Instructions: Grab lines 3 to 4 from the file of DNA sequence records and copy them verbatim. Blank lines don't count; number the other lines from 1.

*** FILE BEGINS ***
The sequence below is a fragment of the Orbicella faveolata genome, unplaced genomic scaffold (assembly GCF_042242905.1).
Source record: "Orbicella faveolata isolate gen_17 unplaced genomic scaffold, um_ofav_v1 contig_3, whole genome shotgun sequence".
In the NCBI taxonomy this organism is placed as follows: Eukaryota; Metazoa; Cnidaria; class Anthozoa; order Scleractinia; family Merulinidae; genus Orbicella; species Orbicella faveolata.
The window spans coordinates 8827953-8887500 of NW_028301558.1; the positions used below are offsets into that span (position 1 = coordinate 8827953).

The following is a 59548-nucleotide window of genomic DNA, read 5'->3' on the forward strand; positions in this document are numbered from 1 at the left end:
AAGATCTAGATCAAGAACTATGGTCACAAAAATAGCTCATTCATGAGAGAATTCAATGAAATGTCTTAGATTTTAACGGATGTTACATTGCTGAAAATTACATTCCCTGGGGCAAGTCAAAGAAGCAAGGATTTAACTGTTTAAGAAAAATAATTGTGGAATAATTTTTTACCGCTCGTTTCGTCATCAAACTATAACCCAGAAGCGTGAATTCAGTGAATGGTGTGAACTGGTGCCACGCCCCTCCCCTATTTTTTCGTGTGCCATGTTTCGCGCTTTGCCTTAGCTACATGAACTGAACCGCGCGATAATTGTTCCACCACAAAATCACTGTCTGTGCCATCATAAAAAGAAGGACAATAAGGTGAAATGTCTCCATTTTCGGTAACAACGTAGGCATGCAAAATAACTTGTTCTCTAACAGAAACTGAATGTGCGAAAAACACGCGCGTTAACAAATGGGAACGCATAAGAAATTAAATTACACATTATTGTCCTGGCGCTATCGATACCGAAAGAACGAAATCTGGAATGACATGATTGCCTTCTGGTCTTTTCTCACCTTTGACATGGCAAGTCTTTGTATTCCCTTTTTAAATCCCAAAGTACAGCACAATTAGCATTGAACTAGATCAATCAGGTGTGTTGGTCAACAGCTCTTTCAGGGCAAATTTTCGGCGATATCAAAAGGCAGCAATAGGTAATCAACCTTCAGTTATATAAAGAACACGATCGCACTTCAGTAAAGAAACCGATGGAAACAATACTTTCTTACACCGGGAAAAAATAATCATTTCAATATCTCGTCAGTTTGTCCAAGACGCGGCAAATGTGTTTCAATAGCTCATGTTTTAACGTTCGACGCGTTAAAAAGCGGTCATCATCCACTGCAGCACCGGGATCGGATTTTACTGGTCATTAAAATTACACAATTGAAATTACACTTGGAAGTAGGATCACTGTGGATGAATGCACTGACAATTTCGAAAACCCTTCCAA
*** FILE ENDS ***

In the NCBI taxonomy this organism is placed as follows: Eukaryota; Metazoa; Cnidaria; class Anthozoa; order Scleractinia; family Merulinidae; genus Orbicella; species Orbicella faveolata.
The window spans coordinates 8827953-8887500 of NW_028301558.1; the positions used below are offsets into that span (position 1 = coordinate 8827953).